The only thing I’d really want to change about the new Portland Marathon was the starting chute. Instead of corrals, the half marathon and marathon participants were in two long chutes, with runners supposed to enter at the end and walk up to their anticipated pacing areas. Since my timing was near the end, it was no big trouble for me. But then I was jostled by a lot of stressed out runners trying to get through. Maybe two or three sections would help.
The new course is a large loop that includes sections of Portland that I had not run before. We started up into NW Portland, getting close to Forest Park, before heading over the Broadway Bridge. After a loop around Moda Center we were back over Broadway and headed south, past the start/finish line and into South Portland. The new course had us crossing three bridges (Broadway, Sellwood, Burnside) and into more neighborhoods than I knew existed. They had recommended that pacers learn all the turns…I just learned there were a lot of turns and hoped for the best. Large banner signs helped us track the miles, while funny quotes seemed to pop up when I needed them (especially the WTF – Where’s the Finish one). Aid stations were also plentiful throughout the course, with one every two miles for the first half and then every mile for the second portion. It was so nice to not worry about carry water with me, though I did have my own snacks (fruit bars) because gels leave me feeling queasy. The volunteers were energetic and happy to be showing off their neighborhoods for the “worst parade ever” (another sign on the course).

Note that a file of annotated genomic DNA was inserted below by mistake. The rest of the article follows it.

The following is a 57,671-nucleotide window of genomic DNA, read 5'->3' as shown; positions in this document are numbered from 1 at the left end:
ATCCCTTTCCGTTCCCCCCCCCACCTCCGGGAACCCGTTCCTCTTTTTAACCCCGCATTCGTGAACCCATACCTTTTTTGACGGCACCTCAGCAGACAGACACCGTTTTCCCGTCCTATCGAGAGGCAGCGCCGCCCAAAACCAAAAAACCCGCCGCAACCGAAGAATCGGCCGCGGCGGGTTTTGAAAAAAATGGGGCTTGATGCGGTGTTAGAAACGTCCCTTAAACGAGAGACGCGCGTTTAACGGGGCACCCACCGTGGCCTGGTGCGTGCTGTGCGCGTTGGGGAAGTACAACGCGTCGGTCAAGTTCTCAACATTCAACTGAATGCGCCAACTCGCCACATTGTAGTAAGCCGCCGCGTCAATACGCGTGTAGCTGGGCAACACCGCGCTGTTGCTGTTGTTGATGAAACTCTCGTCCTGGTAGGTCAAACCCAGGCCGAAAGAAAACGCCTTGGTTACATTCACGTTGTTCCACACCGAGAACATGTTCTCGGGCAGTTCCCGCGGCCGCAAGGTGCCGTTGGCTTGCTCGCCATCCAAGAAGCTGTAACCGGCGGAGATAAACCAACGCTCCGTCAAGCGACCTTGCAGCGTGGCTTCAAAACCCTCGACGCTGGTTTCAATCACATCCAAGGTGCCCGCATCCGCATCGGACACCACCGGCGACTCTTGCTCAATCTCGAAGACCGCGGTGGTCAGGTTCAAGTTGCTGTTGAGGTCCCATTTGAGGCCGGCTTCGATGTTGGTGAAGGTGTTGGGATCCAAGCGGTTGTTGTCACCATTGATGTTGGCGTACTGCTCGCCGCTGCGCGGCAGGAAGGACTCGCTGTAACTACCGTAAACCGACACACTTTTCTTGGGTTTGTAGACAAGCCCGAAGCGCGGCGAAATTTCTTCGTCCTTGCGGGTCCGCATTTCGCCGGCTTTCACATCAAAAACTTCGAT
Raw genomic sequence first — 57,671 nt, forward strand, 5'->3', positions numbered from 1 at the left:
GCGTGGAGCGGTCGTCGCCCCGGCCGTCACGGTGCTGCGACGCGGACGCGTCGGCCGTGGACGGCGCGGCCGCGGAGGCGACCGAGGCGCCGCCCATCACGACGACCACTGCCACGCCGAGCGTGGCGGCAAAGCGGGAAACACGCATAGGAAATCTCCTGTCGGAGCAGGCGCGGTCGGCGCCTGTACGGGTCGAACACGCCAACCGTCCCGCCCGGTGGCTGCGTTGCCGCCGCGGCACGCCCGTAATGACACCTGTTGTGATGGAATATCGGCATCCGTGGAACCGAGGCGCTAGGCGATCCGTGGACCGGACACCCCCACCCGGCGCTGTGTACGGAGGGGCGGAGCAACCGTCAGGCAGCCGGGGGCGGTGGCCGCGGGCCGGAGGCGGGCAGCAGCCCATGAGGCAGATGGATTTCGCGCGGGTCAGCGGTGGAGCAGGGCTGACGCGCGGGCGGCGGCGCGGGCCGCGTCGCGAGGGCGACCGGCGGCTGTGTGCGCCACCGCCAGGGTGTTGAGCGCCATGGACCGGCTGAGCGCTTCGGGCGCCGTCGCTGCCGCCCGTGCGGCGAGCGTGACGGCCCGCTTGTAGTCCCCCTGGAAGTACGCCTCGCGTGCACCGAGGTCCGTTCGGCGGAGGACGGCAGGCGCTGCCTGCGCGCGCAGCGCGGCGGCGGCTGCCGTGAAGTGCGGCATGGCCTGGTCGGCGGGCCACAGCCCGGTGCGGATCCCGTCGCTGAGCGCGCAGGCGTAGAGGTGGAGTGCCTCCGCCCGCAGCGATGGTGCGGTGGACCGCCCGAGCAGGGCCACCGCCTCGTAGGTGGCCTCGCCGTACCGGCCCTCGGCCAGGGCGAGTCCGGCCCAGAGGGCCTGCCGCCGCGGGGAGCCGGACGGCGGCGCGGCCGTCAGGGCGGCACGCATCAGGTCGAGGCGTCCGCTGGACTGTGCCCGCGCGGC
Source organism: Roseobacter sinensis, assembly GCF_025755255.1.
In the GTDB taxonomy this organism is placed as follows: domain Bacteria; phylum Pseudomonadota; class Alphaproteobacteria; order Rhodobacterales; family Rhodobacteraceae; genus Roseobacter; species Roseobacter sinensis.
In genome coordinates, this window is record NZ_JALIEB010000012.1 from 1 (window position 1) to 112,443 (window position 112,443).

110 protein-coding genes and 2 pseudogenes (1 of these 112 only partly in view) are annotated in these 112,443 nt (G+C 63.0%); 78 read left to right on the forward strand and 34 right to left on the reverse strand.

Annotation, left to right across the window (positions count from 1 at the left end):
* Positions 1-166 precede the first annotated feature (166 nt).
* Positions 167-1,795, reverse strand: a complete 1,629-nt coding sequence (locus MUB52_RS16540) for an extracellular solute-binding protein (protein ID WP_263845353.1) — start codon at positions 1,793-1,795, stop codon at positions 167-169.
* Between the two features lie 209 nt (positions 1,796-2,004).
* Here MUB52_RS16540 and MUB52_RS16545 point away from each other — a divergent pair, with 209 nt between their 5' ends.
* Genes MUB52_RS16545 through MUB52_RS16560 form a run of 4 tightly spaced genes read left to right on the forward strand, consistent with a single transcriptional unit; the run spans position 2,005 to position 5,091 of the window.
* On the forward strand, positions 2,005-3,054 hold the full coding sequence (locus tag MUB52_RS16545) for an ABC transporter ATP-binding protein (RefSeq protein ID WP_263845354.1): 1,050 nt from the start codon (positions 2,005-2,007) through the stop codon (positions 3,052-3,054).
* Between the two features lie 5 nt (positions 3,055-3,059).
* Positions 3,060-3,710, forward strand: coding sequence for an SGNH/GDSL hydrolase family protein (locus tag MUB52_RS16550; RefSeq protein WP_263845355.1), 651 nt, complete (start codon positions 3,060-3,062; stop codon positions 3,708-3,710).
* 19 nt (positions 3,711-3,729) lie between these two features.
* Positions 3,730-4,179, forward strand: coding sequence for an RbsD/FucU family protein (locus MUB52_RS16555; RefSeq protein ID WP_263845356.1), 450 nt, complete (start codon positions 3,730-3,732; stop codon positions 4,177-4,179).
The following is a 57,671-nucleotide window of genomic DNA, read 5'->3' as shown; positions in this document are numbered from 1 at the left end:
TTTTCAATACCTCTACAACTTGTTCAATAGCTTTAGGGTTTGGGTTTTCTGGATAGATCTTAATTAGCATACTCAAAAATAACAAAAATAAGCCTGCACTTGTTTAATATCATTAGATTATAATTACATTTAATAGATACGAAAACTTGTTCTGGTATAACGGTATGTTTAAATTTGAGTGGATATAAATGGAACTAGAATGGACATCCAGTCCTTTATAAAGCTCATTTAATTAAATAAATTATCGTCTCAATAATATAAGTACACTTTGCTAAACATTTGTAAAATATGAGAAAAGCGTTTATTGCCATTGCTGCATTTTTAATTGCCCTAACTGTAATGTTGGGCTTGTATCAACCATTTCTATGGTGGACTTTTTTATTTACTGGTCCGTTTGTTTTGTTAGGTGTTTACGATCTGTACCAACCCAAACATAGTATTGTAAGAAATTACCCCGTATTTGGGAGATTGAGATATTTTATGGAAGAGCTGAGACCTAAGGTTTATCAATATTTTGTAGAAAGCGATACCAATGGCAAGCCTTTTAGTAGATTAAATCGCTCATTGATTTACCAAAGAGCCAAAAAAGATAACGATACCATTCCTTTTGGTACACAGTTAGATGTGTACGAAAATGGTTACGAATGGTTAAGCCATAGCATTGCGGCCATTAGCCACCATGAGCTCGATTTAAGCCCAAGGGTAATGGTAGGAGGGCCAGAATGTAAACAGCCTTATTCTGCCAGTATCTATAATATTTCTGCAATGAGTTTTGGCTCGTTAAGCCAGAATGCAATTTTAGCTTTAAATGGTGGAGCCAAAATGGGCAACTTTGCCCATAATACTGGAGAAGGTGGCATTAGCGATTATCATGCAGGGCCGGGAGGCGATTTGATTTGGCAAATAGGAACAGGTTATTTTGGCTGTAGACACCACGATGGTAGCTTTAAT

After we went over the Sellwood Bridge, I got to pass off my pacing responsibilities (bye Joey) and just focus on running. Which also meant more opportunities to notice where I was. And to notice how often I had no idea where I was. One of my favorite things about running is getting lost and unlost in new spaces. And this race did that for me over and over again. I am a big fan of this new course and hope it, and this race, just get even better next year.
The finish line was back where we started, on the west side of the Hawthorne Bridge. The area for participants had the traditional water, bananas, bagels, and chocolate milk. But the real treats were after the fence. On our race bibs were coupons for food from food trucks from Pizza Hut, Voodoo Donuts, Salt & Straw, and Deschutes Brewery. Line lengths varied since other folks could also purchase from some of the trucks. I grabbed a slice of cheese pizza and some honey lavender ice cream before heading to bag check for my warmer clothes.
Overall, it was a great event with a unique course and lots of perks. I didn’t quite understand the logo on the medal, but it is hanging on my wall and looking right at home. And since registration is already open for 2020, I am already looking forward to next year.